He continues: “Not only has there been more extensive looting in SA – but the looting class is correspondingly bigger, and the structural corruption penetrates deeper. Corruption has become endemic all the way down the system: municipal politicians and managers get corrupt through corrupt tenders, policemen take bribes and collude with gang bosses, hospital staff sell off drugs, blankets and other materials, and so on”. He goes on to further describe other desecrations and says that “what is happening in South Africa is essentially a repetition of what happened a generation and more ago in the rest of Africa. The difference is one of scale. South Africa has become a real looters paradise”.

MISJUDGEMENT NUMBER TWO – The ANC will need white skills

Many declared that the new ANC government would need white and other groups’ skills to accomplish what they had promised their voters during the 1994 pre-election campaign. This placated many whites who were nervous about what would happen to their jobs and businesses under the new regime. “They are going to need us!” they said. “Who will keep the country running?”

Many of these people were overjoyed at the promise of a new dispensation under the ANC and were relieved that finally the democracy the world had sought and pressured them to accept was now playing out in real time. Many felt elated to be embraced within this new experiment, suffused with the expectation that they would become part and parcel of a new inclusive government, that their skills would be needed and valued to ensure that South Africa would be an example to the world of equality of opportunity and prosperity. Competent people regardless of race would play their part in a new civil service based on merit.  After a resounding 1992 referendum “yes” to negotiations with the ANC, the election of 1994 set the tone to move forward to a South Africa that would flourish without the impediments of the apartheid albatross. Progressive whites waited expectantly to be asked to join the new team to advance the country’s economy and to assist with the betterment of the poor, while businessmen eyed the chance of making good profits building the houses, hospitals, schools, and new government buildings promised by the ANC.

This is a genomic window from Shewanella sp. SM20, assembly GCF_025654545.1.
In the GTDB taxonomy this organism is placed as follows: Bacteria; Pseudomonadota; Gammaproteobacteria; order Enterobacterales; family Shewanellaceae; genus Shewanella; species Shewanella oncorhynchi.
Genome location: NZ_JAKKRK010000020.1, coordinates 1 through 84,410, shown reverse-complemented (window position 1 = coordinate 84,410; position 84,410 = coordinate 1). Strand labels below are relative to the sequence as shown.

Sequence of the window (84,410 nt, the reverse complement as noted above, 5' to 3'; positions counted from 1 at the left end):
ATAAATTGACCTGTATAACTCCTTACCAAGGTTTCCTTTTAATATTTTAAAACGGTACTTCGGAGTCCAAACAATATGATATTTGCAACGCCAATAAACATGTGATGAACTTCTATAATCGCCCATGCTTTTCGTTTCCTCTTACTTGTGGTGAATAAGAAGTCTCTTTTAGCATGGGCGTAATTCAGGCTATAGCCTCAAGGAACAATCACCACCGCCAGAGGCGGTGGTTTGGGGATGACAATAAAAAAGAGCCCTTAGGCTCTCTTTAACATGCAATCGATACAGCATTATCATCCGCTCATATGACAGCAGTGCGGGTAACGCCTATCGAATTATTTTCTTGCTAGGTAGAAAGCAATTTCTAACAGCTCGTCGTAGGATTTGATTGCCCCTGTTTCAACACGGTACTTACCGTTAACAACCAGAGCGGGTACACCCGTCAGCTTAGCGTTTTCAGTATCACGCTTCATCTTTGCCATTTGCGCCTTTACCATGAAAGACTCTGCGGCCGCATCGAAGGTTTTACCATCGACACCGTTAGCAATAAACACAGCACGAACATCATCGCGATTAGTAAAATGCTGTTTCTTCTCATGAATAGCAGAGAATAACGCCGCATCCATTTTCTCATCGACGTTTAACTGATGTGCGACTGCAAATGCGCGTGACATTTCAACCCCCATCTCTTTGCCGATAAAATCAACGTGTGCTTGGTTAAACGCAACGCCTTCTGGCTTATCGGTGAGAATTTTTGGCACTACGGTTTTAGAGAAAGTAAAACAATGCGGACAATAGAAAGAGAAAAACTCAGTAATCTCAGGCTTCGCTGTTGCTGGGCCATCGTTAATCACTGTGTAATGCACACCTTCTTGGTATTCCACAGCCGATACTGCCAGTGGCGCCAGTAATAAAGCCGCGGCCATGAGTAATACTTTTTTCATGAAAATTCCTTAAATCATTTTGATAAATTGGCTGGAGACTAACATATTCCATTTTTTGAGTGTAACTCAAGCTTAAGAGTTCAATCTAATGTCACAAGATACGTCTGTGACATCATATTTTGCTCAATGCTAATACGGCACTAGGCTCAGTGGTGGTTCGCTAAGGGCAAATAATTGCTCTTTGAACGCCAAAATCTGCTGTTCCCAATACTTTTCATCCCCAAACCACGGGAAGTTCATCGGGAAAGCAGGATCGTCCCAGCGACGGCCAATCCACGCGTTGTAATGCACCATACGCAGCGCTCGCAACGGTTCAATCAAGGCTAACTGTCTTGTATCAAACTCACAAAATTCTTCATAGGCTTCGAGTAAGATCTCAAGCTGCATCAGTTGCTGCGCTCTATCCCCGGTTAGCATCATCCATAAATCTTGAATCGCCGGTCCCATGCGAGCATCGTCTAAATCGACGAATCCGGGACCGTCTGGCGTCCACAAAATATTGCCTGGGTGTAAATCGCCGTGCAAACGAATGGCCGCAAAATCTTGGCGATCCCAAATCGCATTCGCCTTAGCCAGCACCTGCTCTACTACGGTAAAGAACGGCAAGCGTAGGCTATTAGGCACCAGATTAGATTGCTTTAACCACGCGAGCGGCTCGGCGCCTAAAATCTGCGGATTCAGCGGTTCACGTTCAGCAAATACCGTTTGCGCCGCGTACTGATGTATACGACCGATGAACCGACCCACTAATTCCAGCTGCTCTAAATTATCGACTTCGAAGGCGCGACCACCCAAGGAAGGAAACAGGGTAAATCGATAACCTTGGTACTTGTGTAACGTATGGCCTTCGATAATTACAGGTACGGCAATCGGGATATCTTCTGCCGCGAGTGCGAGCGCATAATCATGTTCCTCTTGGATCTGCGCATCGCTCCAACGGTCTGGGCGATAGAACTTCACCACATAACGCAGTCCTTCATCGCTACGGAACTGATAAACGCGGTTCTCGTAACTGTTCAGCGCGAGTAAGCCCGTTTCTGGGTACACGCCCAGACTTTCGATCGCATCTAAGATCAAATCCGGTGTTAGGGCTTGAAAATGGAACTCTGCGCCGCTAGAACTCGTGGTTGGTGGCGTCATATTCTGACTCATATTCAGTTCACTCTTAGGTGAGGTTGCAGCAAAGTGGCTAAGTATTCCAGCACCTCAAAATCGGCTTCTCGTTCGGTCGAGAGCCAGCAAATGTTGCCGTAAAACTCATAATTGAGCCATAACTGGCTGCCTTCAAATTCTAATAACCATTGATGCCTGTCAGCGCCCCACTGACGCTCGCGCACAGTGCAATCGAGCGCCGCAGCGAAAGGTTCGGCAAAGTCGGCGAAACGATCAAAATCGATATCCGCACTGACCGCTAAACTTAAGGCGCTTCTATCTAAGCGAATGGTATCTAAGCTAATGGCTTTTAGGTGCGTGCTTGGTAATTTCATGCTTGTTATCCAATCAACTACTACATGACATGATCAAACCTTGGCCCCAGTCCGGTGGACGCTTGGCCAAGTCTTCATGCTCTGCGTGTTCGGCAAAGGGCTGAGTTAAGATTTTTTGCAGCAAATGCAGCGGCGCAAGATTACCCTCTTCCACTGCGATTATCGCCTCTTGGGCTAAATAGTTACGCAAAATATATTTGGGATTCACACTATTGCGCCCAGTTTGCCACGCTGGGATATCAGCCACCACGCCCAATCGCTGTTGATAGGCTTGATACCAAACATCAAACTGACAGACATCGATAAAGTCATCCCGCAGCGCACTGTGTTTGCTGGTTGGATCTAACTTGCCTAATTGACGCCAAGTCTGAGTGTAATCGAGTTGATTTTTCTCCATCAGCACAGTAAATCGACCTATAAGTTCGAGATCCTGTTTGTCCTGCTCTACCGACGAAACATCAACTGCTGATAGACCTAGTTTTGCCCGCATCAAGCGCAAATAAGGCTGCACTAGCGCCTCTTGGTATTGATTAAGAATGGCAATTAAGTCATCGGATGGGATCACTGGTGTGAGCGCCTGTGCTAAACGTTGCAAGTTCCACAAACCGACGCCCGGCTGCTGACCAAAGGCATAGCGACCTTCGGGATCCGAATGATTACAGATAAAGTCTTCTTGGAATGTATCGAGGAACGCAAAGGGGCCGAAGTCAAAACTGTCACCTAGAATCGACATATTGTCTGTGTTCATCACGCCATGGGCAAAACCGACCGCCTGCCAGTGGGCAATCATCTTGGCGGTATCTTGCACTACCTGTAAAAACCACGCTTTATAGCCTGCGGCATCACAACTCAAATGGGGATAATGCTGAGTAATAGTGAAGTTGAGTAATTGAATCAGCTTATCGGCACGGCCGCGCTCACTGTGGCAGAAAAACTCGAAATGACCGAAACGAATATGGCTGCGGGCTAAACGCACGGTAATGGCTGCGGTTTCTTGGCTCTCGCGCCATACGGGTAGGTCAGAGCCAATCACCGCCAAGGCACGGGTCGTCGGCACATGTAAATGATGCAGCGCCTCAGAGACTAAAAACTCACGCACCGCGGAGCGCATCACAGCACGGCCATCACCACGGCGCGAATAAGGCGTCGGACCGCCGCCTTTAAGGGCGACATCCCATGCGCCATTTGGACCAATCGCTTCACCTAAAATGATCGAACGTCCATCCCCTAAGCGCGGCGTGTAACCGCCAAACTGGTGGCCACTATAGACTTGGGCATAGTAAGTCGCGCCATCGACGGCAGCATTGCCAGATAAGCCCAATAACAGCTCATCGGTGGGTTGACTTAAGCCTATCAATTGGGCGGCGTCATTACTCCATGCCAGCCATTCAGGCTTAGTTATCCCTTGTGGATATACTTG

This scenario didn’t materialise. Although white and other skills were needed, the ANC didn’t want them. Cadre deployment became official ANC policy. Whether qualified or not, loyalists were deployed to shore up patronage support for the ruling party. This was a tragic decision that affected the trajectory of South Africa’s economy and infrastructure towards today’s desecration and collapse. Of the 257 municipalities in South Africa, only a few are functioning today. Instead of maintaining what was handed to them on a plate in 1994, the ANC refused to utilise the valuable skills already in place and ready to assist, instead choosing political ideology over pragmatism. This led to the near ruination of what was a functioning country.

Why was South Africa surprised at this cadre deployment policy? In the rest of Africa whites were given short shrift. In Zimbabwe white farmers and others were attacked, beaten, and killed and their farms and properties destroyed. In Uganda Idi Amin threw out both whites and Indians, many of whom had been born in that country. The Indians particularly evoked the ire of Amin because these people were successful. But they were “bleeding” the country, declared Amin. The Indians were skilled, industrious, and clever. They created businesses, schools and housing, at the same time employing thousands of local people.(See https://gga.org/rejection-of-the-bayindi-2/) By their superior efforts they showed up Amin  and his ilk for the useless parasites they were – uncaring for their own people, greedy, corrupt and lazy. Whatever else people believed of the ANC; they never thought this revolutionary party would be so obtuse as to destroy the first world country they had inherited. But they are on their way to doing this.